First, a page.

One peace at a time
During the Cold War, New Mexico writer-activist Chellis Glendinning published her book Waking Up in the Nuclear Age: The Book of Nuclear Therapy. In it she confronts the nuclear awakening that brought us all face to face with the possibility of destroying entire countries—if not the planet—as a result of a nuclear conflict between Russia and the United States. Granting that each of us is born to die, the author focuses on the particular anxieties about our mortality we faced after the dropping of the atomic bomb in 1945.
In the book, Glendinning recounts her experiences as a therapist helping groups come to grips with a nuclear Armageddon. She relates how different people worked through their fear of nuclear disaster to seeking survival instead of extinction. That is, choosing peace over war.
The text makes interesting reading today, even though the Cold War is over, since we are still faced with forms of catastrophic violence from terrorists and the effects of a government that tells us each day what the threat level from such violence is. In short, we are still required to individually and collectively choose despair or affirm life. The latter case requires that we seek sweeping political, cultural, and spiritual changes that will create a transition from perpetual war into lasting peace.
Glendinning tells us that like Demeter, the Greek earth goddess who labored to recover her stolen child, Persephone, from hell, we must persevere in the face of insurmountable forces until we restore the harmony and peace that is our natural state on Earth. In the myth, the insurmountable force is symbolized by the supreme, male god Zeus. Demeter triumphed by cleverly using her power to stop the earth from producing fruits and flowers until her daughter was returned. She then struck a deal with the frustrated Zeus which resulted in establishing the four seasons, including winter, when the now freed Persephone must return for a time to her unwelcome suitor and kidnaper in hell. Precisely what this mythic solution becomes in our struggle against terrorists armed with nukes is difficult to say. However, history shows us that such power deals have been struck one peace at a time for millennia. From this perspective, there is every reason to have hope and not despair by going to war, although that option has also been used frequently throughout time.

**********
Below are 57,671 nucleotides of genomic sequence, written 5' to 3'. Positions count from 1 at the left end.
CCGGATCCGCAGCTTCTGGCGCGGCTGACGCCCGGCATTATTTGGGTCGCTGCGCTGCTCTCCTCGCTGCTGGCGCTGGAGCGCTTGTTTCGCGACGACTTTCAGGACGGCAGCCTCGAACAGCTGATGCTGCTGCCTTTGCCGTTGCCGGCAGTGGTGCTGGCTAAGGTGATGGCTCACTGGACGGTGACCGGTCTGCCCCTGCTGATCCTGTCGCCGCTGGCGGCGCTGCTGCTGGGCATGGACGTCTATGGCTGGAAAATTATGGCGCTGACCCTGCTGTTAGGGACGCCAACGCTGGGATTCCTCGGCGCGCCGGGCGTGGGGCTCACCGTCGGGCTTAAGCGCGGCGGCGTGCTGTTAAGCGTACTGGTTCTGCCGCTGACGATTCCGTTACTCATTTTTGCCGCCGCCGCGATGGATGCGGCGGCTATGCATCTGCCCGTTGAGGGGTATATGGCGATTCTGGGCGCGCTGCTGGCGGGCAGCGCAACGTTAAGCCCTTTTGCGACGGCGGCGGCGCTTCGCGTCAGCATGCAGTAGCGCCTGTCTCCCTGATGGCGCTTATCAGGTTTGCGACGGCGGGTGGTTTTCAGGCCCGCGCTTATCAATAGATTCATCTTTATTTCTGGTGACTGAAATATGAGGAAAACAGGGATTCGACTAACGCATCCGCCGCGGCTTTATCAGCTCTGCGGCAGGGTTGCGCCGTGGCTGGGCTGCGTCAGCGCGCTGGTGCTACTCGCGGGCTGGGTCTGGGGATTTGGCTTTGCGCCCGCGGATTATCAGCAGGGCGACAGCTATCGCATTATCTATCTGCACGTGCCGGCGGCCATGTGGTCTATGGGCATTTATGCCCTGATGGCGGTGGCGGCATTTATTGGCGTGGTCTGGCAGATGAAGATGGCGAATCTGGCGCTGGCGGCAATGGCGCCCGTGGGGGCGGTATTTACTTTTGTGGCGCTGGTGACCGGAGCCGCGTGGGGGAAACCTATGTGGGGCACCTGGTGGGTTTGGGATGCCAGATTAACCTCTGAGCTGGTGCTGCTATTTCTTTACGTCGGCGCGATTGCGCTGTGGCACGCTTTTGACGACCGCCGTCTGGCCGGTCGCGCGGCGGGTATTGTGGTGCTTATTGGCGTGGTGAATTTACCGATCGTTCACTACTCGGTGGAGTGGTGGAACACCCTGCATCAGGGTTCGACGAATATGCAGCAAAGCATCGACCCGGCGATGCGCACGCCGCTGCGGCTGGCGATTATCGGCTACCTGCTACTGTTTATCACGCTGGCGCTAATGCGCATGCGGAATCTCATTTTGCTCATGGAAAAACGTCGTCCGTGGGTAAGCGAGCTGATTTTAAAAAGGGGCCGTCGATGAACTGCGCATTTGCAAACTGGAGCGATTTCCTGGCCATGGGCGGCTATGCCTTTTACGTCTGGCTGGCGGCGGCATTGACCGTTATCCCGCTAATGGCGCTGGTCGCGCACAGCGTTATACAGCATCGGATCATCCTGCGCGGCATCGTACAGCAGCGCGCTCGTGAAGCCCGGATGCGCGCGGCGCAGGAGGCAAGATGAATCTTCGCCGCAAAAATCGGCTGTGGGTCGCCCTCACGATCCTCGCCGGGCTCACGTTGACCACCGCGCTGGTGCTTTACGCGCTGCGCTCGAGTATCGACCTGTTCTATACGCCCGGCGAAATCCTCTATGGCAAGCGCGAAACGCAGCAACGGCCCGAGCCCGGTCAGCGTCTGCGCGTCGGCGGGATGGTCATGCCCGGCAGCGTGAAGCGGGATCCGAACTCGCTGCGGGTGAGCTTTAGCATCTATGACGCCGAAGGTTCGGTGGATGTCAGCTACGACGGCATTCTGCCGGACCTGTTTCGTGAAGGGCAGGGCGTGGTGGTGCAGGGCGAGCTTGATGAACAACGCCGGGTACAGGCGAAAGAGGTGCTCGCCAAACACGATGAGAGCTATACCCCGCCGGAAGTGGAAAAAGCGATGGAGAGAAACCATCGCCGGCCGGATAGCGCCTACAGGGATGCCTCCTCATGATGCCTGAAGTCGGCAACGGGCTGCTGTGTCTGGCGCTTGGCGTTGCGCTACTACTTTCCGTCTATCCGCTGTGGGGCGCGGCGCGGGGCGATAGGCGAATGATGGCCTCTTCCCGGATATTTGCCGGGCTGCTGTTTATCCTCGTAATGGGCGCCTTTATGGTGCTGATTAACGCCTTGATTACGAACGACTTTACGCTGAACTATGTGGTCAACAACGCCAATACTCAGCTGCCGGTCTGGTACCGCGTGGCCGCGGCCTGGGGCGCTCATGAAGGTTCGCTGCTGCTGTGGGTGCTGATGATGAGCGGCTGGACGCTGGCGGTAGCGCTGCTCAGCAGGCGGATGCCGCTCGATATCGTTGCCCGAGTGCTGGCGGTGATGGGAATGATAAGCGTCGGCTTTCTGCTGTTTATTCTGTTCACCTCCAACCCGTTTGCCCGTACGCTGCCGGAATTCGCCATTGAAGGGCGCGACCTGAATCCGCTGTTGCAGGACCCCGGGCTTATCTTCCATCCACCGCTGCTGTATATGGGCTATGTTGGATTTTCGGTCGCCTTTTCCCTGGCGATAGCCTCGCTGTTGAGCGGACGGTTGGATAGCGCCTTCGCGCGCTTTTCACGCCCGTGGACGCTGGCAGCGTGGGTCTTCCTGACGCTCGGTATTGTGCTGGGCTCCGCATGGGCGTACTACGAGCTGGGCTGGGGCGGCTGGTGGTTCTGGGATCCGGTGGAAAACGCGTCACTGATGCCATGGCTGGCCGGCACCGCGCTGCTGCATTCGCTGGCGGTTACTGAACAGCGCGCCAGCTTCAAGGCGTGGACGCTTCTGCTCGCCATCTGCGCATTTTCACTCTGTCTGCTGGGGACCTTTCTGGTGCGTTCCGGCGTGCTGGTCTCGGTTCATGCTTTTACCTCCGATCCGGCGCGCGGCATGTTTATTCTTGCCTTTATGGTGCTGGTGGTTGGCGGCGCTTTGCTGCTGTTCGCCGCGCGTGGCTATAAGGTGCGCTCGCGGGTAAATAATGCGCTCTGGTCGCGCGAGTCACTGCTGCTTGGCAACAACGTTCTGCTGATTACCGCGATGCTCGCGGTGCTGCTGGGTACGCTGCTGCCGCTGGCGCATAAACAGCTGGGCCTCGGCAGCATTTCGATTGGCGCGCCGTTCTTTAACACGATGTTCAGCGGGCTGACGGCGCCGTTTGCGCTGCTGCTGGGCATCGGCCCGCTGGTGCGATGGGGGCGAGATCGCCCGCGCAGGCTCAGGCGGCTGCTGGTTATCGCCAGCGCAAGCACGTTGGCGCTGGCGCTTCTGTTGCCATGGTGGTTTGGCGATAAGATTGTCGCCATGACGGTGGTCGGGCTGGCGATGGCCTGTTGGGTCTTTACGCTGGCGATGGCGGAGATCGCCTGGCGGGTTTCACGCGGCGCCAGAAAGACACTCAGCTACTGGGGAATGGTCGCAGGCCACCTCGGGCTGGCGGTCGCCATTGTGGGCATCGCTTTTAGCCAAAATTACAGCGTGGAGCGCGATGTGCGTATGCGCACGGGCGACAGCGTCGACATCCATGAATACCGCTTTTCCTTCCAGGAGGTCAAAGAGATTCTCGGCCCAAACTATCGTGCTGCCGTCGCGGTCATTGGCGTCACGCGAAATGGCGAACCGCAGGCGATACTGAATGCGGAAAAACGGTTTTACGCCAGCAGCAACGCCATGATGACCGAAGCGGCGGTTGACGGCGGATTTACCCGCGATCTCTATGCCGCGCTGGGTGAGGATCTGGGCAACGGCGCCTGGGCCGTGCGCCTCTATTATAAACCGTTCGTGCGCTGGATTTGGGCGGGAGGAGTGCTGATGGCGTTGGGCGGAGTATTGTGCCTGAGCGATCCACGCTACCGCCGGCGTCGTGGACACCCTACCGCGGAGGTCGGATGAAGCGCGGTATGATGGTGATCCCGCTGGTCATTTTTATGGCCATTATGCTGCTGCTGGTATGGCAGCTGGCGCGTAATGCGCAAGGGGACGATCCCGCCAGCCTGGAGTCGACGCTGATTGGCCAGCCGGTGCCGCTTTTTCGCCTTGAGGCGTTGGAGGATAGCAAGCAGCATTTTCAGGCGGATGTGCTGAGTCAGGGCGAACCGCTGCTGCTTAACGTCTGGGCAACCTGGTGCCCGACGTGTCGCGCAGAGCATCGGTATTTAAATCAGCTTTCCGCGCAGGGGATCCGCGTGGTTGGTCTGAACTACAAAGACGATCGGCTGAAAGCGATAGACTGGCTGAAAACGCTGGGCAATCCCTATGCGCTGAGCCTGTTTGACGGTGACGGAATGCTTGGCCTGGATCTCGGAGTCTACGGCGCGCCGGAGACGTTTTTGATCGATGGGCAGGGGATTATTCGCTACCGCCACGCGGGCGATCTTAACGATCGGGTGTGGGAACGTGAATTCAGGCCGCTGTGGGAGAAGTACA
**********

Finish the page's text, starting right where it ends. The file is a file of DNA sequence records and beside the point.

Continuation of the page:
A recent book by Nafeez Mosaddeq Ahmed titled The War on Freedom: How and Why America was Attacked September 11, 2001 is less hopeful than provocative and reveals some of the complexities and problems of wars. It is a compilation of documents, reports by researchers, and news coverage which purports to present all the facts and background leading up to the 9/11 attacks. From these sources the book purports to analyze the responses by our government to the attacks. The author concludes that 9/11 and its aftermath is primarily a war waged against our individual freedoms by our own government as much as it is one being waged against our cities, people, and national interest by terrorists for their purposes. Many of the reviews of Ahmed’s admittedly controversial book use the word “chilling” to describe it, but others, like the Canadian journalist Barry Zwicker of MediaFile, laud Ahmed’s “organization, methodology, timeliness, [and] clarity of purpose.”
Ahmed is the executive director of the Institute for Policy Research and Development, a British think tank devoted to work on human rights, justice and peace. Most interestingly, a “backword” at the end of the book by publisher John Leonard provides broad historical perspectives and a working hypothesis for what some (but not Leonard) might call the conspiracy theories swirling around the as yet unexplained details of the 9/11 attacks. Leonard begins his essay with a quote by the fourth President of the United States, James Madison, in 1793: “Of all the enemies to public liberty war is, perhaps, the most to be dreaded, because it comprises and develops the germ of every other. War is the parent of armies: from these proceed debts and taxes. . . [such] are the known instruments for bringing the many under the domination of the few . . . .No nation could preserve its freedom in the midst of continual warfare. . . .”
Clearly, Madison believed our democratic republic must remain inherently peaceful in order to survive. Ahmed and Leonard, focusing on the dark side of history, remind us that our republic has frequently been involved with violent civil or foreign wars. What Glendinning and others of her persuasion have worked on is a grassroots, spiritually based approach to transforming all that violent history by empowering individuals and small groups to achieve liberty and security through achieving one peace at a time—beginning with the peace in one’s own self.